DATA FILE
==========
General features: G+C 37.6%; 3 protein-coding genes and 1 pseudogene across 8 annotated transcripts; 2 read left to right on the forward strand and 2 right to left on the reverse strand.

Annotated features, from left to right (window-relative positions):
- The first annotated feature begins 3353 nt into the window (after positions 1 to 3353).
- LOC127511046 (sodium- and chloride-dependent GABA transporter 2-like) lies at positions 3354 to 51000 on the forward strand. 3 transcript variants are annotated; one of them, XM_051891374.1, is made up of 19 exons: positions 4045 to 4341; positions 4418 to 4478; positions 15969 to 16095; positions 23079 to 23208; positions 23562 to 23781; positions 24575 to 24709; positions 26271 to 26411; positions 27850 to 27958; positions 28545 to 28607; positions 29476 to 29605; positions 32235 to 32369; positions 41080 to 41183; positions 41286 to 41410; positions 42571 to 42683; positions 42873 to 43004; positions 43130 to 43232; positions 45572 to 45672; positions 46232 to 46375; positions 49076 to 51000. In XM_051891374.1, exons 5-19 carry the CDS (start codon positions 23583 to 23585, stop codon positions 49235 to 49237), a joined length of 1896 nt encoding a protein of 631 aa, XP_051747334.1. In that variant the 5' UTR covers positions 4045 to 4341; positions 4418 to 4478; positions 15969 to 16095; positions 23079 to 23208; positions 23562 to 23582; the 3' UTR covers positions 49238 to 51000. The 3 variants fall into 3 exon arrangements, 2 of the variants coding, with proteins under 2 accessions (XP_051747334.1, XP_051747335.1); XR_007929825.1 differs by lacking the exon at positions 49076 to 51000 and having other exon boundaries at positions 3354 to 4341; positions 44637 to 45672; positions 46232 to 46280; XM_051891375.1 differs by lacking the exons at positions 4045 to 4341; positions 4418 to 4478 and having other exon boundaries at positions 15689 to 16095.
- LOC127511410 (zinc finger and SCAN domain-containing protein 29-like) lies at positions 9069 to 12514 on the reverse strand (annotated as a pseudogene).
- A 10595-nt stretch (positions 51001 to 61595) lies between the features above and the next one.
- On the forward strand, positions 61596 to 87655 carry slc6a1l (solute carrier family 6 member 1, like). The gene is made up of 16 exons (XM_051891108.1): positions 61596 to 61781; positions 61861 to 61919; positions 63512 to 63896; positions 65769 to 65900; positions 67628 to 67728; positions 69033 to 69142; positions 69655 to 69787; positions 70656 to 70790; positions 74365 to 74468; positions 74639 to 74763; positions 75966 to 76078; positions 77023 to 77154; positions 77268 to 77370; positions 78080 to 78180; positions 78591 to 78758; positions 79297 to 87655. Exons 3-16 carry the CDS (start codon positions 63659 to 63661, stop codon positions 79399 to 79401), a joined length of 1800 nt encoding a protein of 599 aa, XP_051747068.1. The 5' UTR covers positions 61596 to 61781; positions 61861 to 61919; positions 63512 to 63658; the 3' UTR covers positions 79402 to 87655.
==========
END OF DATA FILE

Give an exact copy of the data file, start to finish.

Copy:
General features: G+C 37.6%; 3 protein-coding genes and 1 pseudogene across 8 annotated transcripts; 2 read left to right on the forward strand and 2 right to left on the reverse strand.

Annotated features, from left to right (window-relative positions):
- The first annotated feature begins 3353 nt into the window (after positions 1 to 3353).
- LOC127511046 (sodium- and chloride-dependent GABA transporter 2-like) lies at positions 3354 to 51000 on the forward strand. 3 transcript variants are annotated; one of them, XM_051891374.1, is made up of 19 exons: positions 4045 to 4341; positions 4418 to 4478; positions 15969 to 16095; positions 23079 to 23208; positions 23562 to 23781; positions 24575 to 24709; positions 26271 to 26411; positions 27850 to 27958; positions 28545 to 28607; positions 29476 to 29605; positions 32235 to 32369; positions 41080 to 41183; positions 41286 to 41410; positions 42571 to 42683; positions 42873 to 43004; positions 43130 to 43232; positions 45572 to 45672; positions 46232 to 46375; positions 49076 to 51000. In XM_051891374.1, exons 5-19 carry the CDS (start codon positions 23583 to 23585, stop codon positions 49235 to 49237), a joined length of 1896 nt encoding a protein of 631 aa, XP_051747334.1. In that variant the 5' UTR covers positions 4045 to 4341; positions 4418 to 4478; positions 15969 to 16095; positions 23079 to 23208; positions 23562 to 23582; the 3' UTR covers positions 49238 to 51000. The 3 variants fall into 3 exon arrangements, 2 of the variants coding, with proteins under 2 accessions (XP_051747334.1, XP_051747335.1); XR_007929825.1 differs by lacking the exon at positions 49076 to 51000 and having other exon boundaries at positions 3354 to 4341; positions 44637 to 45672; positions 46232 to 46280; XM_051891375.1 differs by lacking the exons at positions 4045 to 4341; positions 4418 to 4478 and having other exon boundaries at positions 15689 to 16095.
- LOC127511410 (zinc finger and SCAN domain-containing protein 29-like) lies at positions 9069 to 12514 on the reverse strand (annotated as a pseudogene).
- A 10595-nt stretch (positions 51001 to 61595) lies between the features above and the next one.
- On the forward strand, positions 61596 to 87655 carry slc6a1l (solute carrier family 6 member 1, like). The gene is made up of 16 exons (XM_051891108.1): positions 61596 to 61781; positions 61861 to 61919; positions 63512 to 63896; positions 65769 to 65900; positions 67628 to 67728; positions 69033 to 69142; positions 69655 to 69787; positions 70656 to 70790; positions 74365 to 74468; positions 74639 to 74763; positions 75966 to 76078; positions 77023 to 77154; positions 77268 to 77370; positions 78080 to 78180; positions 78591 to 78758; positions 79297 to 87655. Exons 3-16 carry the CDS (start codon positions 63659 to 63661, stop codon positions 79399 to 79401), a joined length of 1800 nt encoding a protein of 599 aa, XP_051747068.1. The 5' UTR covers positions 61596 to 61781; positions 61861 to 61919; positions 63512 to 63658; the 3' UTR covers positions 79402 to 87655.